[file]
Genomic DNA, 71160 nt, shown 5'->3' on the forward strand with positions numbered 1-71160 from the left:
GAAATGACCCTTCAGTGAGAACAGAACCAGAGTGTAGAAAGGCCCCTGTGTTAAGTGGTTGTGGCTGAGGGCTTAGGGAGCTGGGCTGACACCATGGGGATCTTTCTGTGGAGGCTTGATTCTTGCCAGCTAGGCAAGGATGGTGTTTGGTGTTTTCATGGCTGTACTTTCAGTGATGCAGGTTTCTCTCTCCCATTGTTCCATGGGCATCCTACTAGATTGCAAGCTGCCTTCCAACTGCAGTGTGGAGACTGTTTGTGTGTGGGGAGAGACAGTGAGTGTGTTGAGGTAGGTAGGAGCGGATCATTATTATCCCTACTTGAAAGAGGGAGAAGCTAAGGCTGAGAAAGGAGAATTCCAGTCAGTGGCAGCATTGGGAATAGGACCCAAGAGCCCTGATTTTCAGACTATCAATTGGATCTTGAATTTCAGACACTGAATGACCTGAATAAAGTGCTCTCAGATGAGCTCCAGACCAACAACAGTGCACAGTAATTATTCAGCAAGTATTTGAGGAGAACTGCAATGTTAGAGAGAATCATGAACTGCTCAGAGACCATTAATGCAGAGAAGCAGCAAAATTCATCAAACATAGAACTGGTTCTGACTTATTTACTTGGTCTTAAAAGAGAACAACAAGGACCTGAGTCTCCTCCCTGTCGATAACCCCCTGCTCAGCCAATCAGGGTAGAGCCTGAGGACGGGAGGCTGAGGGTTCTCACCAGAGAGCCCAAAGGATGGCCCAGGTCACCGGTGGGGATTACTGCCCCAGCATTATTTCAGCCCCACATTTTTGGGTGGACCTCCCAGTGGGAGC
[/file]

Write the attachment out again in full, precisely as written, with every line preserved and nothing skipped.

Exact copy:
Genomic DNA, 71160 nt, shown 5'->3' on the forward strand with positions numbered 1-71160 from the left:
GAAATGACCCTTCAGTGAGAACAGAACCAGAGTGTAGAAAGGCCCCTGTGTTAAGTGGTTGTGGCTGAGGGCTTAGGGAGCTGGGCTGACACCATGGGGATCTTTCTGTGGAGGCTTGATTCTTGCCAGCTAGGCAAGGATGGTGTTTGGTGTTTTCATGGCTGTACTTTCAGTGATGCAGGTTTCTCTCTCCCATTGTTCCATGGGCATCCTACTAGATTGCAAGCTGCCTTCCAACTGCAGTGTGGAGACTGTTTGTGTGTGGGGAGAGACAGTGAGTGTGTTGAGGTAGGTAGGAGCGGATCATTATTATCCCTACTTGAAAGAGGGAGAAGCTAAGGCTGAGAAAGGAGAATTCCAGTCAGTGGCAGCATTGGGAATAGGACCCAAGAGCCCTGATTTTCAGACTATCAATTGGATCTTGAATTTCAGACACTGAATGACCTGAATAAAGTGCTCTCAGATGAGCTCCAGACCAACAACAGTGCACAGTAATTATTCAGCAAGTATTTGAGGAGAACTGCAATGTTAGAGAGAATCATGAACTGCTCAGAGACCATTAATGCAGAGAAGCAGCAAAATTCATCAAACATAGAACTGGTTCTGACTTATTTACTTGGTCTTAAAAGAGAACAACAAGGACCTGAGTCTCCTCCCTGTCGATAACCCCCTGCTCAGCCAATCAGGGTAGAGCCTGAGGACGGGAGGCTGAGGGTTCTCACCAGAGAGCCCAAAGGATGGCCCAGGTCACCGGTGGGGATTACTGCCCCAGCATTATTTCAGCCCCACATTTTTGGGTGGACCTCCCAGTGGGAGC